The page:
BRIDGEPORT — Neither man will take a single jump shot on Monday afternoon, but both understand the intricacies of what it takes to make it to the Division I level for basketball.
John Bagley and Larry Kelley are at different ends of the coaching spectrum as far as high school experience goes, but both come into today with the same objective: pick up a victory at the fourth annual Martin Luther King Classic at Webster Bank Arena.
Bagley, the former standout at Boston College who went on to play in the NBA, is in his first year coaching his alma mater, Harding. The Presidents face Career in the second of four games at 1 p.m. today.
“I keep emphasizing that they can win again,” Bagley said at the MLK luncheon on Friday. “Committing to winning is starting at seventh, eighth and ninth grade levels. You have to create that type of style of conditioning and training to be able to develop into that.”
Harding is currently 3-4, struggling to find an identity in its first year as an independent and many years removed from the state championships won by Bagley’s former mentor, Charlie Bentley.
“This will take some adjustment for them because I’m a real stickler,” Bagley said. “I believe you play man to man (defense) until the cows come home. You have to be able to defend for me. That is preparation for college and if kids get lucky enough to get into the NBA, that will be what you will play.”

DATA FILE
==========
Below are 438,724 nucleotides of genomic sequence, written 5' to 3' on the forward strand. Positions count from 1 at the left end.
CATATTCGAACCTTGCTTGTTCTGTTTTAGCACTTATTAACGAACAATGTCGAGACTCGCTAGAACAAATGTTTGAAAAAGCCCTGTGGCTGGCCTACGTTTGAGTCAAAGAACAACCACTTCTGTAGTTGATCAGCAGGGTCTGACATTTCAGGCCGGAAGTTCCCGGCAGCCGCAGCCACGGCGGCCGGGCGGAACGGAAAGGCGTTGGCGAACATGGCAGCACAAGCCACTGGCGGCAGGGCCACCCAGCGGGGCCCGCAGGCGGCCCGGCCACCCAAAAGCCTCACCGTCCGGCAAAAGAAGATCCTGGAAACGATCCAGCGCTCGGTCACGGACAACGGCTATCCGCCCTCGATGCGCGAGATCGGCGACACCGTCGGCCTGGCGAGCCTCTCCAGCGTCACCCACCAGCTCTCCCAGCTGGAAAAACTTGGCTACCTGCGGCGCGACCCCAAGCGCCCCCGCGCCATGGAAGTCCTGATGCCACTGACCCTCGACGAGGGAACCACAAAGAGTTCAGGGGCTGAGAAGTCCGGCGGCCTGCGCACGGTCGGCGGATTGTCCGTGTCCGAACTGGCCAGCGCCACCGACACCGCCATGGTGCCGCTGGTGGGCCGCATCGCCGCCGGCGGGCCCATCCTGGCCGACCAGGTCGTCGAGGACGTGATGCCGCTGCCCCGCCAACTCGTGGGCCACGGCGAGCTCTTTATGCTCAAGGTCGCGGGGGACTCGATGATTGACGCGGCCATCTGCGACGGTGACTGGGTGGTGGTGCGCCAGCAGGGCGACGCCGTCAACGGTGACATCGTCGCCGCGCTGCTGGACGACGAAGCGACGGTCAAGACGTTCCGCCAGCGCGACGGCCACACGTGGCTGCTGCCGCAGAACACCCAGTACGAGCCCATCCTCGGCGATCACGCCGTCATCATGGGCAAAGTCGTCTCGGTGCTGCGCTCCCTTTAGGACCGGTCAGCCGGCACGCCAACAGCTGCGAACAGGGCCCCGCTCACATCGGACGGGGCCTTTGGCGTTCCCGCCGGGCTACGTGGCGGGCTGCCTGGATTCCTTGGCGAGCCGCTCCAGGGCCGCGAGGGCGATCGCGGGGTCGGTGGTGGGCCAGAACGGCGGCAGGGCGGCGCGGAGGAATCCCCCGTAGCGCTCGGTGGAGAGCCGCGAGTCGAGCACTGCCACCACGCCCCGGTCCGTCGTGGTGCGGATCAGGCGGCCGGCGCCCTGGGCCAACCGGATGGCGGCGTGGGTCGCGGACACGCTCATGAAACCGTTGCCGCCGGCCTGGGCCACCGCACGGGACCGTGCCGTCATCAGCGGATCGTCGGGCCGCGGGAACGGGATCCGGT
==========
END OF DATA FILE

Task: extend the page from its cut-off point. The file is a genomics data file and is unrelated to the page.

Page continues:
Obviously, none of his current players have seen Bagley play in the NBA, let alone at Boston College. But Bagley said they look at “that YouTube stuff” to see the kind of player their head coach was.
“They can’t really grasp it. It’s a very interesting dynamic when you are coming from an entirely different era in how they are taught to believe things are done,” Bagley said. “There’s a major difference between what they think and how hard they work.”
Kelley starred at Lee High in New Haven, then played for Syracuse and was on Jim Boeheim’s first team there. He then assisted Pete Evans, his former coach at Lee, when the Career position opened.
Kelley took over for Evans in 2007 and has won a Class L state championship and made another finals appearance. Career is currently 5-2.
“One of the things I was lucky with growing up in New Haven, I always played against guys older than me,” Kelley said. “I got my butt kicked, so I was seasoned when I got to college. As a (college) freshman, it’s competitive. No one is going to let you come in and take their job, one you have been working at for years. The hardest thing to get through to kids is the work ethic and what it takes to get to the next level. I go see Division III teams play and its tough. It’s a different thing from high school.”
Kelley said he spoke with Bagley over the summer and offered help if he ever needed it.
“My only advice to him was stick to your guns and do it the way you want to do it,” Kelley said. “It takes time and it takes players.”
There will be other former Division I players roaming the sidelines at Webster Bank today. Barry McLeod, a standout at Centenary and a fifth-round draft pick of the Chicago Bulls in 1976. He has been coaching at Bridgeport Central for over a quarter-century now. The Hilltoppers face Fairfield Ludlowe in Monday’s opener at 11 a.m.
In the third game, former St. Joseph High and Providence College standout Chris Watts will lead second-ranked Notre Dame-Fairfield faces Xavieran-Brooklyn (N.Y.) at 3.
In the nightcap, Bassick faces Wilbur Cross at 5. Tickets are $12 for the day and $25 for courtside seats.